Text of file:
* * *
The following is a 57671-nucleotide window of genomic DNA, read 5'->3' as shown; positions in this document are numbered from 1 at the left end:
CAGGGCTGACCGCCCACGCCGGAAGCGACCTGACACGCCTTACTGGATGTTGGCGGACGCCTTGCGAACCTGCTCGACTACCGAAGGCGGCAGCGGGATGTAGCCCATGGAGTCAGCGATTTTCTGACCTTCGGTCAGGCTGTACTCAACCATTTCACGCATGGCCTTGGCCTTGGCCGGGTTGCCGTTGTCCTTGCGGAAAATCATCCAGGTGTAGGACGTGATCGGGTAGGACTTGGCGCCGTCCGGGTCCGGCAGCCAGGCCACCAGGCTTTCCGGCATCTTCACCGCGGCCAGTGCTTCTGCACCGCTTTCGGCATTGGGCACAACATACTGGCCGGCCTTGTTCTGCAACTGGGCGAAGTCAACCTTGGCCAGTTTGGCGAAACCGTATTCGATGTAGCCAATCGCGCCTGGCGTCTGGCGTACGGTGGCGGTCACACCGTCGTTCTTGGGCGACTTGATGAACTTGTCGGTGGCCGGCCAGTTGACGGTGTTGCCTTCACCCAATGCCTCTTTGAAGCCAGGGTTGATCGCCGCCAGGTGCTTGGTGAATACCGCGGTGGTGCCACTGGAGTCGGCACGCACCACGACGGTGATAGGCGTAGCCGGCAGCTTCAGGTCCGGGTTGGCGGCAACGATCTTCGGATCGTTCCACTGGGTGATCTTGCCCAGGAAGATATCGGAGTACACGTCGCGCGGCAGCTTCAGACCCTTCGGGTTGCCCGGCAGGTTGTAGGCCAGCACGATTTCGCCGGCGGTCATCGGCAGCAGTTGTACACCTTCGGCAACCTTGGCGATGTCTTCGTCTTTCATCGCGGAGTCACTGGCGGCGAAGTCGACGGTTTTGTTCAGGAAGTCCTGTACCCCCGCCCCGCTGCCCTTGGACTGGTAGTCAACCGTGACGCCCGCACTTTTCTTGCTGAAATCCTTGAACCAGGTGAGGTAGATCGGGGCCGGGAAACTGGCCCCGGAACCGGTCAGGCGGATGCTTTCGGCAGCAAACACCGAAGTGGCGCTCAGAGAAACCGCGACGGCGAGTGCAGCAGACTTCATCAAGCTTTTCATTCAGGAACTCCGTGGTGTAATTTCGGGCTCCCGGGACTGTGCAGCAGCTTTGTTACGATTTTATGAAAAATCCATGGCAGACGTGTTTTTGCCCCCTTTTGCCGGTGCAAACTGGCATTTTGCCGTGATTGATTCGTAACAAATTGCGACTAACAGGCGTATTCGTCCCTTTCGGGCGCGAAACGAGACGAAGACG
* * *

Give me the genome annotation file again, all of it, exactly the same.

The following is a 57671-nucleotide window of genomic DNA, read 5'->3' as shown; positions in this document are numbered from 1 at the left end:
CAGGGCTGACCGCCCACGCCGGAAGCGACCTGACACGCCTTACTGGATGTTGGCGGACGCCTTGCGAACCTGCTCGACTACCGAAGGCGGCAGCGGGATGTAGCCCATGGAGTCAGCGATTTTCTGACCTTCGGTCAGGCTGTACTCAACCATTTCACGCATGGCCTTGGCCTTGGCCGGGTTGCCGTTGTCCTTGCGGAAAATCATCCAGGTGTAGGACGTGATCGGGTAGGACTTGGCGCCGTCCGGGTCCGGCAGCCAGGCCACCAGGCTTTCCGGCATCTTCACCGCGGCCAGTGCTTCTGCACCGCTTTCGGCATTGGGCACAACATACTGGCCGGCCTTGTTCTGCAACTGGGCGAAGTCAACCTTGGCCAGTTTGGCGAAACCGTATTCGATGTAGCCAATCGCGCCTGGCGTCTGGCGTACGGTGGCGGTCACACCGTCGTTCTTGGGCGACTTGATGAACTTGTCGGTGGCCGGCCAGTTGACGGTGTTGCCTTCACCCAATGCCTCTTTGAAGCCAGGGTTGATCGCCGCCAGGTGCTTGGTGAATACCGCGGTGGTGCCACTGGAGTCGGCACGCACCACGACGGTGATAGGCGTAGCCGGCAGCTTCAGGTCCGGGTTGGCGGCAACGATCTTCGGATCGTTCCACTGGGTGATCTTGCCCAGGAAGATATCGGAGTACACGTCGCGCGGCAGCTTCAGACCCTTCGGGTTGCCCGGCAGGTTGTAGGCCAGCACGATTTCGCCGGCGGTCATCGGCAGCAGTTGTACACCTTCGGCAACCTTGGCGATGTCTTCGTCTTTCATCGCGGAGTCACTGGCGGCGAAGTCGACGGTTTTGTTCAGGAAGTCCTGTACCCCCGCCCCGCTGCCCTTGGACTGGTAGTCAACCGTGACGCCCGCACTTTTCTTGCTGAAATCCTTGAACCAGGTGAGGTAGATCGGGGCCGGGAAACTGGCCCCGGAACCGGTCAGGCGGATGCTTTCGGCAGCAAACACCGAAGTGGCGCTCAGAGAAACCGCGACGGCGAGTGCAGCAGACTTCATCAAGCTTTTCATTCAGGAACTCCGTGGTGTAATTTCGGGCTCCCGGGACTGTGCAGCAGCTTTGTTACGATTTTATGAAAAATCCATGGCAGACGTGTTTTTGCCCCCTTTTGCCGGTGCAAACTGGCATTTTGCCGTGATTGATTCGTAACAAATTGCGACTAACAGGCGTATTCGTCCCTTTCGGGCGCGAAACGAGACGAAGACG